Gov. Brian Kemp signed Georgia's House Bill 481 into law in 2019.

The abortion legislation remains tied up in federal courts, but in the wake of the Supreme Court's overturning of Roe v. Wade, HB 481's ban after six weeks of gestation has abortion providers — and women from Georgia and neighboring states — bracing for a new plan of care.


The first hurdle? Even knowing you’re pregnant

Six weeks is a difficult time frame in which to pinpoint the length of a pregnancy.

"Most women are not going to know that they are pregnant at the time of conception," Haben Debbessai said.

Debessai is a resident physician in obstetrics and gynecology in Atlanta. She said pregnant people usually don’t know they’re pregnant until four weeks later, or around the time that people with a regular menstrual cycle notice a missed period.

Some early-detection pregnancy tests can provide results around a week earlier, but that is not realistic for many women, Debessai said.

"Unless you’re kind of habitually taking pregnancy tests, it might be really difficult for you to get to know that you're pregnant with enough time to make that decision if that ban were to go into effect," Debessai said. 

Realistically, a pregnant person would have two weeks to make an appointment with an abortion provider. Compare that to close to three months under current law which allows for abortions up to 22 weeks of pregnancy. 

The most recent tally of abortion providers in Georgia is 26, but it's from 2017. Closures or changes in specialty care since then puts that number closer to 12, said Kwajelyn Jackson, director of a clinic in Atlanta.   

"And again, I think not all of those are currently providing abortion care," Jackson said. "That is the also sort of, like, the thing that remains in flux."

The remaining clinics aren’t spread evenly across the map, either. People might have to drive hours for an appointment, something public health data suggests might influence them not to make the appointment at all.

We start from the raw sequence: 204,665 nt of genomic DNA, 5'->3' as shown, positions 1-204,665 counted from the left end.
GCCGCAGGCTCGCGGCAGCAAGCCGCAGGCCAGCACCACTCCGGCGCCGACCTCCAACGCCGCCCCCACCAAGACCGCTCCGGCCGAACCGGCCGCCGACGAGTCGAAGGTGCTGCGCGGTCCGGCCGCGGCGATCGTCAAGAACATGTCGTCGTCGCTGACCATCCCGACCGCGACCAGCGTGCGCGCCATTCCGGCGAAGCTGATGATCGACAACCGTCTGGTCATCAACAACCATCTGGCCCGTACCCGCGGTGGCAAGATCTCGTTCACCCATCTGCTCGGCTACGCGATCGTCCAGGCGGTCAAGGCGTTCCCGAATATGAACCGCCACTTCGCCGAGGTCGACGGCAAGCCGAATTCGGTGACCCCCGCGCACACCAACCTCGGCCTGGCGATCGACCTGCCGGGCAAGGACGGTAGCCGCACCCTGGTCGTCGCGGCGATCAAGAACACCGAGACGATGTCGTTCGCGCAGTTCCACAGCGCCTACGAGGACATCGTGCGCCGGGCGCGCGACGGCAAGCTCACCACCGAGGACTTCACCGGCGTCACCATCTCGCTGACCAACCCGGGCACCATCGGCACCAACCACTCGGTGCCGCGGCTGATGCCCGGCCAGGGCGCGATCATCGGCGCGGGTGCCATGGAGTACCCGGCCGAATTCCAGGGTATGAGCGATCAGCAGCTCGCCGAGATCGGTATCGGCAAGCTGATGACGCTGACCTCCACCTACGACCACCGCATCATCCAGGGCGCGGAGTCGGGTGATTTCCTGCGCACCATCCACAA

Jackson’s clinic, the Feminist Women's Health Center, is already seeing an influx of patients from states that have banned or severely restricted abortion on top of the patients she already has scheduled. She said while her staff isn’t turning people away, it's a difficult matter.

"We have been trying to very carefully manage how we absorb additional patients because we really sincerely don't want to overload our staff," Jackson said. 

That’s already with Georgia’s current 22-week limit on access. 


When you get an appointment, what comes next? 

Since 2005, Georgia law mandates abortion counseling before an abortion procedure. Only the team performing the abortion can offer counseling, but it doesn’t have to be done in person. 

Almost every person seeking abortions in Georgia between 2006 and 2021 got counseling over the phone. Diane Derzis,  who owns the Columbus Women’s Health Organization clinic, said the counseling is easy. 

"It only takes a minute to read all of that stuff," Derzis said. "It should be called the relay of information."

That's information offered under the state’s “Women’s Right To Know” law, which also mandates people sit with the information for at least 24 hours. 

And, Jackson said, that waiting period could mean a lot. 

"If you are outside the window by a day, then you have to go somewhere else and essentially start that clock over based on the parameters and obstacles that might exist in the state that you're traveling to," Jackson said. 

Emory University’s Elizabeth Mosely said the new hurdles imposed by HB 481, if it goes into effect, won’t technically make abortions impossible, but they will pile on challenges for people in what was already a tough system to navigate. 

"We know that people who are living on lower incomes, people with disabilities, people in rural areas and people of color are more likely to face those challenges," Mosely said. 

Plus, typically more than half of Georgia abortions happen after the six-week gestational period. 

"I think it's safe to say that a six-week ban is outlawing most abortion in Georgia," Mosely said.